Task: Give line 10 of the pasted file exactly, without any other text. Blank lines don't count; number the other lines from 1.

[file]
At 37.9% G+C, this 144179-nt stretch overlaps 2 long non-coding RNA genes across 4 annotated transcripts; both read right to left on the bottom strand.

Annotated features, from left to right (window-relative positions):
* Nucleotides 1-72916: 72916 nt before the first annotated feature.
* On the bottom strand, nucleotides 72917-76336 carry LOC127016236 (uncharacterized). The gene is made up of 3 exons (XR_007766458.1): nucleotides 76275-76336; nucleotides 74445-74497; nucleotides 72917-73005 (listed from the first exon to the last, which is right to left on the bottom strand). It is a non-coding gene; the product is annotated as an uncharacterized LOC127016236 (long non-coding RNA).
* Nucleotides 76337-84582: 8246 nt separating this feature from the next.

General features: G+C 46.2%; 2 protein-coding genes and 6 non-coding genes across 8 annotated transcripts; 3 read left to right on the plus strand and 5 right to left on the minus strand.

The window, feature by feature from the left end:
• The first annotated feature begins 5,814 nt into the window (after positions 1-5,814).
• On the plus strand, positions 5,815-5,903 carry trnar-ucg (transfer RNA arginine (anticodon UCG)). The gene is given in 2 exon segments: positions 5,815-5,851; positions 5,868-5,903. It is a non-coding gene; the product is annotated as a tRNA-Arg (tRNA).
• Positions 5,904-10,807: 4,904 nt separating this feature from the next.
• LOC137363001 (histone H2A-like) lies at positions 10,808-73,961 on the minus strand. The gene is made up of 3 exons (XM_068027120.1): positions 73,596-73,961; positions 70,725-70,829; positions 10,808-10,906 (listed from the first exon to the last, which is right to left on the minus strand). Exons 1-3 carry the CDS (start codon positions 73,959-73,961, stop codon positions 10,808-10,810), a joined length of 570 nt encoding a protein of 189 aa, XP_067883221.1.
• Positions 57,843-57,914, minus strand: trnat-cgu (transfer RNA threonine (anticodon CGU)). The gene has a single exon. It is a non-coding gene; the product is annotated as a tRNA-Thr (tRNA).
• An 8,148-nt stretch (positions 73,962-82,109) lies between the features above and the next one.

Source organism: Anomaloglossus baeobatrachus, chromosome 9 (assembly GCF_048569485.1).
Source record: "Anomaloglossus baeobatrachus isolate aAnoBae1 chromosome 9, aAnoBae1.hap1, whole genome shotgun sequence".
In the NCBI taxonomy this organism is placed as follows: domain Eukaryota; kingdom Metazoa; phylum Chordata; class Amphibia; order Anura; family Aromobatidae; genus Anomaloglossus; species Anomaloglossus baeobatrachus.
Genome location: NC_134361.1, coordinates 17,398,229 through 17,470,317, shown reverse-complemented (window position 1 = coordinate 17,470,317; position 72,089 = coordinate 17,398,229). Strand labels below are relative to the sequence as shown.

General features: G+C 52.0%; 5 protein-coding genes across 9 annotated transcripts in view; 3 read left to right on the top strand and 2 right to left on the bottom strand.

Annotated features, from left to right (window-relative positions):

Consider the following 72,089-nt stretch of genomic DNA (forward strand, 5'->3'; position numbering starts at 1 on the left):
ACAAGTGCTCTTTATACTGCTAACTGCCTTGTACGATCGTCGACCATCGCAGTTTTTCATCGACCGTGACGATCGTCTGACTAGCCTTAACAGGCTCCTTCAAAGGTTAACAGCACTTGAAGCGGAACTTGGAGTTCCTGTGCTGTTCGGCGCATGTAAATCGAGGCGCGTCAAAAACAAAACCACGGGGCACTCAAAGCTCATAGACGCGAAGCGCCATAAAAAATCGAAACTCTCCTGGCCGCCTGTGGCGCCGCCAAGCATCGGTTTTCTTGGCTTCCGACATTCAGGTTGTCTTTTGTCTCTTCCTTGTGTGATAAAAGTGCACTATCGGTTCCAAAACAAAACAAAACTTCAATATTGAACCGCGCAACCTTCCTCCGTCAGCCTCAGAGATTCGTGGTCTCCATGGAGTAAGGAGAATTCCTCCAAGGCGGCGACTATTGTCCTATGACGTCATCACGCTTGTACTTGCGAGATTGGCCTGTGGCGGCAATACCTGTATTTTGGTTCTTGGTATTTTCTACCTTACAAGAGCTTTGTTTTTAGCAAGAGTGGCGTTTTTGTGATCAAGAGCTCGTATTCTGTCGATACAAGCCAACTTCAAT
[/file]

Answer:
• Positions 5,904-10,807: 4,904 nt separating this feature from the next.